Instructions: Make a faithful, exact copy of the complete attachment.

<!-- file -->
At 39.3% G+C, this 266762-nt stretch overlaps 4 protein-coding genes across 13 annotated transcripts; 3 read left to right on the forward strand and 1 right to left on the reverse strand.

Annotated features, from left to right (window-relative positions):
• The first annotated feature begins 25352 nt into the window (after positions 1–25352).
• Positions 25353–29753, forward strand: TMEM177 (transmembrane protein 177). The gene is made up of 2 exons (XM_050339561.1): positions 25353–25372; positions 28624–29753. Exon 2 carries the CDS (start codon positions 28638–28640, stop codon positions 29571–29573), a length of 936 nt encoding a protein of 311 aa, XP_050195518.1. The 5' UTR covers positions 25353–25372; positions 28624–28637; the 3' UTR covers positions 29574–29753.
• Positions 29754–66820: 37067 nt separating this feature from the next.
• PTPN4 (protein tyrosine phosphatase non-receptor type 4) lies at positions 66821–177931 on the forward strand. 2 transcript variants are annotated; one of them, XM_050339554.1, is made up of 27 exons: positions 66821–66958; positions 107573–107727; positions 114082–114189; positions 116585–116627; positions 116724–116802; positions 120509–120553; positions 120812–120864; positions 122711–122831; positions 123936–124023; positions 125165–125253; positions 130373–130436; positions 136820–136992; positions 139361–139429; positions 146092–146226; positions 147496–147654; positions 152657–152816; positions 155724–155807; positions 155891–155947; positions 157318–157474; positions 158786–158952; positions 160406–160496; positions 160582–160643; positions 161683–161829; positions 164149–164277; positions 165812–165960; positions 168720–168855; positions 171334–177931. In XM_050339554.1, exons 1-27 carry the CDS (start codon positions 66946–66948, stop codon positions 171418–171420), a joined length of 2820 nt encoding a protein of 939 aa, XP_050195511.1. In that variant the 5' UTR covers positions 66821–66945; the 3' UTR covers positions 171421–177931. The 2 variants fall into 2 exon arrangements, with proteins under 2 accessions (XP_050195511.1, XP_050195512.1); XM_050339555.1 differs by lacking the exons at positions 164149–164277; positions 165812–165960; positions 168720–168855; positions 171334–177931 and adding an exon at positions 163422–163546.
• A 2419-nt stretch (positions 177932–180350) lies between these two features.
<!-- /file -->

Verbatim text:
At 39.3% G+C, this 266762-nt stretch overlaps 4 protein-coding genes across 13 annotated transcripts; 3 read left to right on the forward strand and 1 right to left on the reverse strand.

Annotated features, from left to right (window-relative positions):
• The first annotated feature begins 25352 nt into the window (after positions 1–25352).
• Positions 25353–29753, forward strand: TMEM177 (transmembrane protein 177). The gene is made up of 2 exons (XM_050339561.1): positions 25353–25372; positions 28624–29753. Exon 2 carries the CDS (start codon positions 28638–28640, stop codon positions 29571–29573), a length of 936 nt encoding a protein of 311 aa, XP_050195518.1. The 5' UTR covers positions 25353–25372; positions 28624–28637; the 3' UTR covers positions 29574–29753.
• Positions 29754–66820: 37067 nt separating this feature from the next.
• PTPN4 (protein tyrosine phosphatase non-receptor type 4) lies at positions 66821–177931 on the forward strand. 2 transcript variants are annotated; one of them, XM_050339554.1, is made up of 27 exons: positions 66821–66958; positions 107573–107727; positions 114082–114189; positions 116585–116627; positions 116724–116802; positions 120509–120553; positions 120812–120864; positions 122711–122831; positions 123936–124023; positions 125165–125253; positions 130373–130436; positions 136820–136992; positions 139361–139429; positions 146092–146226; positions 147496–147654; positions 152657–152816; positions 155724–155807; positions 155891–155947; positions 157318–157474; positions 158786–158952; positions 160406–160496; positions 160582–160643; positions 161683–161829; positions 164149–164277; positions 165812–165960; positions 168720–168855; positions 171334–177931. In XM_050339554.1, exons 1-27 carry the CDS (start codon positions 66946–66948, stop codon positions 171418–171420), a joined length of 2820 nt encoding a protein of 939 aa, XP_050195511.1. In that variant the 5' UTR covers positions 66821–66945; the 3' UTR covers positions 171421–177931. The 2 variants fall into 2 exon arrangements, with proteins under 2 accessions (XP_050195511.1, XP_050195512.1); XM_050339555.1 differs by lacking the exons at positions 164149–164277; positions 165812–165960; positions 168720–168855; positions 171334–177931 and adding an exon at positions 163422–163546.
• A 2419-nt stretch (positions 177932–180350) lies between these two features.